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BOB HIRSHON (host):
Listening to icebergs. I’m Bob Hirshon and this is Science Update.
This low, restless moan is the song of an Antarctic iceberg, sped up so that humans can hear it. Northwestern University seismologist Emile Okal and his colleagues are studying these strange, ultra-low-frequency melodies with seismic microphones they’ve planted on the ice. Okal says each iceberg resonates on a surprisingly specific note, which fluctuates over time.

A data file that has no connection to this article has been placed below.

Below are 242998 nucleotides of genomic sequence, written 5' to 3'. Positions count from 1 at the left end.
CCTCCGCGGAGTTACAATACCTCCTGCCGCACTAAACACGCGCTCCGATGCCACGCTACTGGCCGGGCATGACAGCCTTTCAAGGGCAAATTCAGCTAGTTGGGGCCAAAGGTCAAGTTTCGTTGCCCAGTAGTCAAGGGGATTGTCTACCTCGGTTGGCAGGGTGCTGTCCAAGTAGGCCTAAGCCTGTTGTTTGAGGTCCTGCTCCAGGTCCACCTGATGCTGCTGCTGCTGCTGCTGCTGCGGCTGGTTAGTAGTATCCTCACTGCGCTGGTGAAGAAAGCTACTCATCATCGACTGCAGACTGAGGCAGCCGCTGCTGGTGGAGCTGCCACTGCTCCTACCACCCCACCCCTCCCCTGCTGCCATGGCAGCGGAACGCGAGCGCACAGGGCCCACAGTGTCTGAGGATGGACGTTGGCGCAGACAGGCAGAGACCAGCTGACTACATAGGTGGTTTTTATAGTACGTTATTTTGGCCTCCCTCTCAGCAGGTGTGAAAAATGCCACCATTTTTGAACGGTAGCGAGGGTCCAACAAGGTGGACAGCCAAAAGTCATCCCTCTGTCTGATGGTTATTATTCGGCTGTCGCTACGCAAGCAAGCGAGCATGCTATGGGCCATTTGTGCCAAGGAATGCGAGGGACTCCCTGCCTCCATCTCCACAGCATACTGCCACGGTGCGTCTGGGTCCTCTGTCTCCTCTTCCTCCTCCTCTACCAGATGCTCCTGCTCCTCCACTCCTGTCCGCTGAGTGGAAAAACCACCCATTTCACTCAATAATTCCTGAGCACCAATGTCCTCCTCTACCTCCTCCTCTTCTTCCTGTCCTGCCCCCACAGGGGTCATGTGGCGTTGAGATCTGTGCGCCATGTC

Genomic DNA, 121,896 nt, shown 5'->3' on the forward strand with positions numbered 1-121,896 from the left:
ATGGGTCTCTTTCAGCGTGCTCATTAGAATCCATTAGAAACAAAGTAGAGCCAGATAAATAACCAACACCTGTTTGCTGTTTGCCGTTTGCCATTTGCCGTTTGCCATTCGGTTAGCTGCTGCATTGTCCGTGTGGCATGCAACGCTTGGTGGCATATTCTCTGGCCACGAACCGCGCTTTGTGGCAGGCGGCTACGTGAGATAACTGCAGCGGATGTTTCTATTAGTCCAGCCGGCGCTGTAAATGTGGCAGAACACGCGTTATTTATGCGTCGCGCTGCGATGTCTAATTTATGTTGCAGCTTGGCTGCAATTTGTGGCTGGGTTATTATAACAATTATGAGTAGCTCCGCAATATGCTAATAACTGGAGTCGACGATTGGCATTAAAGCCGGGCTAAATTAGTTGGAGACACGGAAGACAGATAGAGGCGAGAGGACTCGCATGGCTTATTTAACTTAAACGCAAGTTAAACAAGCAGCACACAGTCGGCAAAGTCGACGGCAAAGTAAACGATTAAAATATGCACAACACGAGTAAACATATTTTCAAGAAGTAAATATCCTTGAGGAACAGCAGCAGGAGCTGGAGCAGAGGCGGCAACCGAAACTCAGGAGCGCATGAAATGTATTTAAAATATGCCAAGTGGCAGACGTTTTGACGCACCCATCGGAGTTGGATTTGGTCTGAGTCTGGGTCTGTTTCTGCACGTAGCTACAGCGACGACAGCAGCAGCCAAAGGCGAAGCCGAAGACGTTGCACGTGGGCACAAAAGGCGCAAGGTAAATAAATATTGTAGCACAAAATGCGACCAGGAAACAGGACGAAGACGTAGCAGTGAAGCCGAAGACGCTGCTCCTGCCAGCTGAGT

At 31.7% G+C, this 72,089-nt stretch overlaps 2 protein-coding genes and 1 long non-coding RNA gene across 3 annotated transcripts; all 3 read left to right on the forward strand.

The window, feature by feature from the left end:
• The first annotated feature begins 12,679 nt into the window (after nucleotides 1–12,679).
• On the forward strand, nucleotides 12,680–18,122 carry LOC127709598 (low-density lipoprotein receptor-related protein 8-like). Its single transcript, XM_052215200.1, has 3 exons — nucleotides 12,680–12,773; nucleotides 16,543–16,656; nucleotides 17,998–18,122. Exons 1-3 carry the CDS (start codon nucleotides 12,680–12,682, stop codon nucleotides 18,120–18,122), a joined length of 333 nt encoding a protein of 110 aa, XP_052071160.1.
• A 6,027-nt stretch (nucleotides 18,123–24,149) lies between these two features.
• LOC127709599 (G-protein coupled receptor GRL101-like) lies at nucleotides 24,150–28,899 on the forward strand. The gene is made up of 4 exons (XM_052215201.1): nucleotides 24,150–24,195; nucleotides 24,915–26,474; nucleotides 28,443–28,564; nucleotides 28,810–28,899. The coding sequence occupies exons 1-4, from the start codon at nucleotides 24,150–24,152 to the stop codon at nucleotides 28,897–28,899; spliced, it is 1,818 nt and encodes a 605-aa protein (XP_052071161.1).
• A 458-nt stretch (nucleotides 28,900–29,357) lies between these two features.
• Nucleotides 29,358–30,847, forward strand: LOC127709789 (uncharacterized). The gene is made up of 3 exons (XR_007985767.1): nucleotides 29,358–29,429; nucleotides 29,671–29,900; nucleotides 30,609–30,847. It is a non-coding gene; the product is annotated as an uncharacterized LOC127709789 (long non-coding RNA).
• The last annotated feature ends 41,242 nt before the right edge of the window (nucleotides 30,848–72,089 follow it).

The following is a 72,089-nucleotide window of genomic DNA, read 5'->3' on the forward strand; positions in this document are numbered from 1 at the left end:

EMILE OKAL (Northwestern University):
And this creates a kind of symphony: like, if you slightly adjust the length of a violin string, you’re going to be able to slightly change the musical note that you play.
He says it’s not yet clear what causes the rumbling sounds, but sudden changes in an iceberg’s tune could indicate that it’s cracking internally or breaking apart. So understanding these mysterious songs could help scientists keep tabs on the shrinking polar ice. I’m Bob Hirshon, for AAAS, the science society.